Bacteria culture

The artist hostprods describing Autoinducer_Ph-1 (cross cultural chemistry) (2006), robotic arms tending a rice paddy, controlled by AI modelling software interacting with synthetic and organic bacteria:

Both the organic and synthetic bacteria are aware of the state of their symbiotic partner via traditional chemical detection methods. As a denizen of an electronic environment, GCS [Generalized Cellular Signaling] bacteria signals are converted into signals that control various actuators and thus the regulated environment in which the bacteria are being cultured. Through this interface, the synthetic bacteria are fully integrated into the ecosystem and exert an equal influence on the system equilibrium. In addition to producing a chemical response, certain GCS signals are translated into sound and light rounding out the environmental stimuli of the ecosystem. The sum effect is a system in flux, one that teases the Anabaena and Azolla into behaviour distinct from the natural. ‘Autoinducer_Ph-1’ employs a pair of robotic arms to deliver Azolla to the growing rice as and when the GCS/Anabaena symbiotic brain decides. Although starting out with basic behaviours the arms evolve a more and more expressive mode of operation as the piece continues.

There's video at the site. Examine some other projects too, like Phumox (2005).

A crucial part of Phumox is the recognition of emergent behaviour in organic and artificial systems and how these organic and artificial systems can be juxtaposed to produce emergent behaviour through symbiotic or parasitic activity. Exploring these boundary conditions is the focus, as the most dramatic events occur not in equilibrium but in change [emphasis mine].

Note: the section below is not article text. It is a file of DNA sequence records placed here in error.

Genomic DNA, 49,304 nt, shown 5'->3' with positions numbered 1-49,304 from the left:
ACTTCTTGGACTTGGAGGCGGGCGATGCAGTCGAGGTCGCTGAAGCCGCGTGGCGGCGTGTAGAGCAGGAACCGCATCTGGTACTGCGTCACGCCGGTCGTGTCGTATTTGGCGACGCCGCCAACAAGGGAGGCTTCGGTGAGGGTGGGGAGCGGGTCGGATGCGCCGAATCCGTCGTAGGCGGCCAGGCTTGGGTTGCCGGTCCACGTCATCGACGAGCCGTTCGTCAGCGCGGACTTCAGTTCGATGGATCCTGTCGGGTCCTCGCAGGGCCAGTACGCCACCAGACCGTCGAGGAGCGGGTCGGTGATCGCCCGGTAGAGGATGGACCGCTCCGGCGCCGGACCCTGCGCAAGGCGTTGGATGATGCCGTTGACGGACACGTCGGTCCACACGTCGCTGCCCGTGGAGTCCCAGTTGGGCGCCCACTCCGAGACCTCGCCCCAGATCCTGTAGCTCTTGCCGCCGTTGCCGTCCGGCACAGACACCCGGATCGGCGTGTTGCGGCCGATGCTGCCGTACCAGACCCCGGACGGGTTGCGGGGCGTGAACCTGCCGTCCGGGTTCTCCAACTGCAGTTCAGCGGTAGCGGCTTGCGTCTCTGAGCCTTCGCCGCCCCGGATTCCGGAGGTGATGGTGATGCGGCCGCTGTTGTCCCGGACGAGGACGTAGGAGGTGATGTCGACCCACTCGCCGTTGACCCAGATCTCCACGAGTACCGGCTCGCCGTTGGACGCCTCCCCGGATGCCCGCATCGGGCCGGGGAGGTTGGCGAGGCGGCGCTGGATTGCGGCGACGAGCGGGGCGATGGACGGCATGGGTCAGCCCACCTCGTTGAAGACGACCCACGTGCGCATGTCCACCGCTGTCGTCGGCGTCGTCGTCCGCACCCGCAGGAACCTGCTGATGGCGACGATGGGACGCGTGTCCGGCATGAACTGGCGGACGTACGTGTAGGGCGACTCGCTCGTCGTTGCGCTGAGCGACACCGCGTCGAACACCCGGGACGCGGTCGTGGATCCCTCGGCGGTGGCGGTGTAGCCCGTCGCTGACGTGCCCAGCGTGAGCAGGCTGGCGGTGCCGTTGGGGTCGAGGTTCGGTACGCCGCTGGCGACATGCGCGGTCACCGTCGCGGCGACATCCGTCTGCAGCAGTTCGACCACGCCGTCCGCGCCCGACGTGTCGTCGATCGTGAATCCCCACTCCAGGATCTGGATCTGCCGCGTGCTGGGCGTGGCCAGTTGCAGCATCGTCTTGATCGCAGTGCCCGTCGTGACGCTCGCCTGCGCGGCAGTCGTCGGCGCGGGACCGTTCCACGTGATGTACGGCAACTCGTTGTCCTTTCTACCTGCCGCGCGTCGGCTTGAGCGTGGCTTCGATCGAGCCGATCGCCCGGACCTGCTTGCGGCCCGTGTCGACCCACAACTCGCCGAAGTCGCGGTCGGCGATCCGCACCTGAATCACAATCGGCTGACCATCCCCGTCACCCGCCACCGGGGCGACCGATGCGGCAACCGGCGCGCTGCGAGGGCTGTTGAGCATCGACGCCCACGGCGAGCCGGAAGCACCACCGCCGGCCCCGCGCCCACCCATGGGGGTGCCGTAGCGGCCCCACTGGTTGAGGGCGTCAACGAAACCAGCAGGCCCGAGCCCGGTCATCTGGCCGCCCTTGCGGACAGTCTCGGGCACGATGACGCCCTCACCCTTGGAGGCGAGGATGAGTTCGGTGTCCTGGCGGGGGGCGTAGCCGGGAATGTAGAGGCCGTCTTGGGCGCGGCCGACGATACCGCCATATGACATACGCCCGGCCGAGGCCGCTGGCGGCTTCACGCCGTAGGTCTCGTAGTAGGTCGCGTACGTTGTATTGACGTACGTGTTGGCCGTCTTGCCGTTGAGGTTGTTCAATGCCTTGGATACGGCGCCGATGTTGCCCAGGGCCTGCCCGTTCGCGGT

That's a truth in just about any context.


The Potential of Potentials

Brendan Allison, Ph.D. gave a presentation to a Microsoft Research audience in June 2006, titled Brain Computer Interface Systems: Progress and Opportunities, covering some exciting R&D.

Brain computer interfaces (BCIs) use neuroimaging systems (most commonly EEG) to measure brain activity and process signals to control software. Research is underway on implants/neural prosthetics, but EEG is non-invasive and getting more accessible. The familiar bulky array of 8 to 256 electrodes with conductive gel stuck to a user's head, impractical for portable consumer use, is changing as companies develop caps, glasses and similar small devices that allow freedom of movement and no professional assistance to hook up.

For people with locked-in syndrome from ALS, who cannot move any muscles in their body but remain conscious and alert, BCIs can be their sole means of communication with the world. Thought Translation Devices (it's not quite thought, rather ERPs) are used to write, and patients can even browse the web with Neural Internet. Researchers have created a robot controlled by BCI to function as an assistant for the disabled, and no doubt there are other human-liberating projects in development and refinement.

Games tend to get awed attention (see this clip on YouTube of Pong). There's Mindball, a competitive ball game, a video game purports to treat ADHD, and other neurofeedback games make various claims.

In the arts they've been used for performance drawing, artifact imaging, there's a proposal to create live video, and other nifty creative works.

Then there's the controversial Brain Fingerprinting lie detection method, and other applications too numerous to list in just one post.

Back in the Microsoft Research lecture video, Brendan Allison says electrode arrays cost as little as $1,000 readymade, and can be used with an ordinary computer (even a PDA). Mix in some DIY creativity and who knows what may result? If Make magazine/blog meets the OpenEEG wiki, it's really unpredictable. The future seems wide open.

EEG does have limitations. It takes considerable training to operate a BCI with a biofeedback-type method in which the user relaxes into different states; or to set up an interface based on recognizing objects. The process and interface can be cumbersome.

Considering electroencephalography has been around since the early 20th century, and growing more sophisticated, it seems we'll continue to invent applictions. Allison outlines much of the progress in his talk, so do watch his presentation.

Note that Microsoft has considerately limited viewing of the video to users with Explorer and Windows Media Player. How unfuturistic of them.


Journal refs:

Review Brain-computer interfaces--the key for the conscious brain locked into a paralyzed body. Kübler and Neumann,
Progress in Brain Research 2005.:513-25.